Have you ever thought about what to do if someone you know gets arrested?

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Your friend or family member will spend less time in jail if you can help them post bail. But what is bail and how do you use it to get someone out of jail in the United States of America?

Step 1: Determine the Bail Amount

When someone is arrested and charged with a crime, they'll be considered a defendant if they go to trial.

While in jail, after being booked and processed, a judge may determine that the defendant can be released until their court date. However, to hold the accused person accountable to return to court for the trial, the court sets bail — an amount of money required to release someone from jail.

This money will be returned once the defendant appears for their court date, or dates. They have to appear for all trial proceedings. If the defendant doesn't appear, the court keeps the money.

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To find out the bail amount needed for the defendant's release:

  • Ask the person who's been arrested.

  • Call the jail and ask them directly.

Step 2: Decide How to Pay the Bail

Choose how to pay: with a cash bond or with bail bond through a bond agent.

Pay cash directly to the court or jail, or pay a bail bond agent a non-refundable fee and the agent pays the bail.

If you choose to pay with cash, skip to Step 5.

Step 3: Contact a Bail Bond Agent

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A bail bond agent, or bondsman, can pay the bail bond on your behalf for a non-refundable fee.

But you'll need to do some work before the bail bond agent can help you.

  • Information: Get the full name, jail location, booking number, and charges of the person in jail.

  • Agent Location: Choose an agent in the general area where the person is being held. The bail agent will need to go to post the bond for the release. You can search online or ask for recommendations from friends or family members.

    • Note: Using commercial bail, or paying with a bondsman, isn't permitted in Illinois, Kentucky, Oregon, and Wisconsin.

  • Agent License: Choose a reputable agent who is licensed and bonded in the state where the person is being held. The licensing varies by state but is often distributed by the Department of Insurance. Search online to see if the defendant's state has a public database.

  • Bond Application: Complete a bail bond application with the agent. Many agents are available 24/7 and many will accept online applications. The application requires your personal information and information about the person in jail. The application process can take less than an hour.

Step 4: Pay the Bail Bond Fee If Using an Agent

A woman in office attire saying,

The bail bond fee is usually around 10% of the total bail amount and is non-refundable.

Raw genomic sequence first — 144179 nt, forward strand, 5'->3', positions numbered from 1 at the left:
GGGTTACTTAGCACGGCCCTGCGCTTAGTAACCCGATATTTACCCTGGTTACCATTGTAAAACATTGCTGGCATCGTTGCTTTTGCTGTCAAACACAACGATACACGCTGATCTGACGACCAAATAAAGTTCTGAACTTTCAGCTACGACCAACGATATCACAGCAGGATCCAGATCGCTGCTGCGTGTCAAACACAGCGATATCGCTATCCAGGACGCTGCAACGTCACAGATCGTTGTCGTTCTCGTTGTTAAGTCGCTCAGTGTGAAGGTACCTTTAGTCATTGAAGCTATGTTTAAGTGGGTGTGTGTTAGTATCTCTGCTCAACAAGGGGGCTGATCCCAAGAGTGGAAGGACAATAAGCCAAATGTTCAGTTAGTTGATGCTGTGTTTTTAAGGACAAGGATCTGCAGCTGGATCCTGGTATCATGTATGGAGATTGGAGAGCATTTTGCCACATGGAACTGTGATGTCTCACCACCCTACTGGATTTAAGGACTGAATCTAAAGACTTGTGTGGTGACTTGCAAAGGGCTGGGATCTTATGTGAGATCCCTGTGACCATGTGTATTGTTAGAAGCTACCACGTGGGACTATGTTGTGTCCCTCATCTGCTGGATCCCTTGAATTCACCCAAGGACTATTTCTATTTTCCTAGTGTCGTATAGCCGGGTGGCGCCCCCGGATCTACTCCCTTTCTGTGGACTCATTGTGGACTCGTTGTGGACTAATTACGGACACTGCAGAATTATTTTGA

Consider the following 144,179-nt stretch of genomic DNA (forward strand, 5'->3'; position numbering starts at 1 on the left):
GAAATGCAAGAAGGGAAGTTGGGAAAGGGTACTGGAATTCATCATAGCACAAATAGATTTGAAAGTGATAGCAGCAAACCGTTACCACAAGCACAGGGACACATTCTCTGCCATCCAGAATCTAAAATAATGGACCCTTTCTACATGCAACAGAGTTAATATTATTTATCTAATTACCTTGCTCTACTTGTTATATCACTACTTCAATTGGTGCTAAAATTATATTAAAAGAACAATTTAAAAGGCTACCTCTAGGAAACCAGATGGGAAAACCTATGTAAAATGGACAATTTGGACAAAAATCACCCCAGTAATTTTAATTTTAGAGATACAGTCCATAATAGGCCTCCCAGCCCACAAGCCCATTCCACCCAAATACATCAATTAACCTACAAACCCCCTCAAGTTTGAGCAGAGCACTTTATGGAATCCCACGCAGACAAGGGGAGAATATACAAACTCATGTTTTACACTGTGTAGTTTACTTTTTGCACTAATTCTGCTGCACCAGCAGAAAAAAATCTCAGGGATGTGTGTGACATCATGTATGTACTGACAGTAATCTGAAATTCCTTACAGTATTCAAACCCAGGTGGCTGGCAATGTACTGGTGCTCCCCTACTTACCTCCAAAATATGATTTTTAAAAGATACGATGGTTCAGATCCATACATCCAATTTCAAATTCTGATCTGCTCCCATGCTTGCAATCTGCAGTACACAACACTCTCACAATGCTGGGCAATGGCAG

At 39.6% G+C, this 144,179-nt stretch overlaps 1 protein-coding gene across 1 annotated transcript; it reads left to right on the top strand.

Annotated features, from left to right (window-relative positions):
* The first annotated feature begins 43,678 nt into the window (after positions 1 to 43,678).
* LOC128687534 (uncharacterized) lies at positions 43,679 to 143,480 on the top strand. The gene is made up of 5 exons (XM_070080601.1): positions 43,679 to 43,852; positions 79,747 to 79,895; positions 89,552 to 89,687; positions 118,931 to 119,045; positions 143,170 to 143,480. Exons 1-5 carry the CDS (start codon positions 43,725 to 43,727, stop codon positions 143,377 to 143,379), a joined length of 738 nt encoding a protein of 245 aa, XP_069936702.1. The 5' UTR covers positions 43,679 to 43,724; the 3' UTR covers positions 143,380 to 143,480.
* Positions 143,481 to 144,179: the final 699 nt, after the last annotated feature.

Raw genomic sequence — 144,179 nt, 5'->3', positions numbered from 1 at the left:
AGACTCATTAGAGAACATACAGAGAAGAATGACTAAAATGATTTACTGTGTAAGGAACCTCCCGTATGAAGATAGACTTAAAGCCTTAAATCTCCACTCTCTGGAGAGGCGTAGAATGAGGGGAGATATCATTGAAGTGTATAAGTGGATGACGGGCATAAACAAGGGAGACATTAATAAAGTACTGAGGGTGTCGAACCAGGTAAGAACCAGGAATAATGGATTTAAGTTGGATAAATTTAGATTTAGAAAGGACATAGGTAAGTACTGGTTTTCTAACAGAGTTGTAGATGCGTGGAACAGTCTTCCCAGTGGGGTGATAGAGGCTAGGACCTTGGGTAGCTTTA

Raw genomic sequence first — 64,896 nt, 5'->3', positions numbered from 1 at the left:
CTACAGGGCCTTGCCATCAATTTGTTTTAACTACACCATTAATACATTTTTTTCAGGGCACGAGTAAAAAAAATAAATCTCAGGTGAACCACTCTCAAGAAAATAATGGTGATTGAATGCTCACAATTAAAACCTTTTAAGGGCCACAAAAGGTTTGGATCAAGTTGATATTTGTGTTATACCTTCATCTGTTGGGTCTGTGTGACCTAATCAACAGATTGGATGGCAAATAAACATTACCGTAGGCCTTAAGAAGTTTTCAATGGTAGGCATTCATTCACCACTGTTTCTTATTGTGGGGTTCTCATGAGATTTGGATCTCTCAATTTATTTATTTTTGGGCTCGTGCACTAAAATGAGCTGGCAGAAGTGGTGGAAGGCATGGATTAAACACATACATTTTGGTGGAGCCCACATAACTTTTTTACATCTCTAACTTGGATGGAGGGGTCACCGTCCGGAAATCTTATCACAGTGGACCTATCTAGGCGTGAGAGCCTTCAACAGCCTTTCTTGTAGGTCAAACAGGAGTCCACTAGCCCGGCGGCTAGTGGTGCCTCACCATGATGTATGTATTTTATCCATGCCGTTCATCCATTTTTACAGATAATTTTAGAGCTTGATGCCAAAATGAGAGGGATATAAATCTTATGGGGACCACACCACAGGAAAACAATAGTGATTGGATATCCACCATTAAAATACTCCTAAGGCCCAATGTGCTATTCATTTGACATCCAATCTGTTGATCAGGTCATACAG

You may also need to sign over property or jewelry as collateral towards payment. Collateral is an item of value used in place of the amount needed or fee. It can be taken or seized if the debt is due. This "property bond" will help guarantee that the defendant will show up for court.

When using property, you'll need to provide proof of ownership and value.


In what situation(s) would using a property bond to bail someone out of jail NOT be a good idea? Select all that apply.

Step 5: Wait for the Person to be Released

You or the bail bond agent will post the bail and the person will be released from jail.

It can take anywhere from an hour to several hours for the person to be processed and released, so be patient. This depends on how crowded the jail is.

If you are not available to pick them up from jail yourself, you can arrange for a cab, car service, or ride-share service to pick them up. A bond agent generally will not be able to provide transportation. A woman saying,

Once released, your friend or family member may be frustrated, nervous, sad, and even tired. Offer support by remaining calm, being available for them, and reassuring them.

Step 6: Ensure the Person Attends All Court Appearances

When you bail someone out of jail, you're taking responsibility for them.

They must attend all court appearances! If they don't, you may forfeit the bail amount or collateral that you provided.

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Take Action

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When defendants can’t make bail, they are more likely to plead guilty, and the plea bargains they’re offered are more severe. Those who can’t pay bail are also less likely to be found innocent at trial and receive longer sentences.

—The Marshall Project

You can help ensure the person spends as little time in jail as possible before they go to trial.


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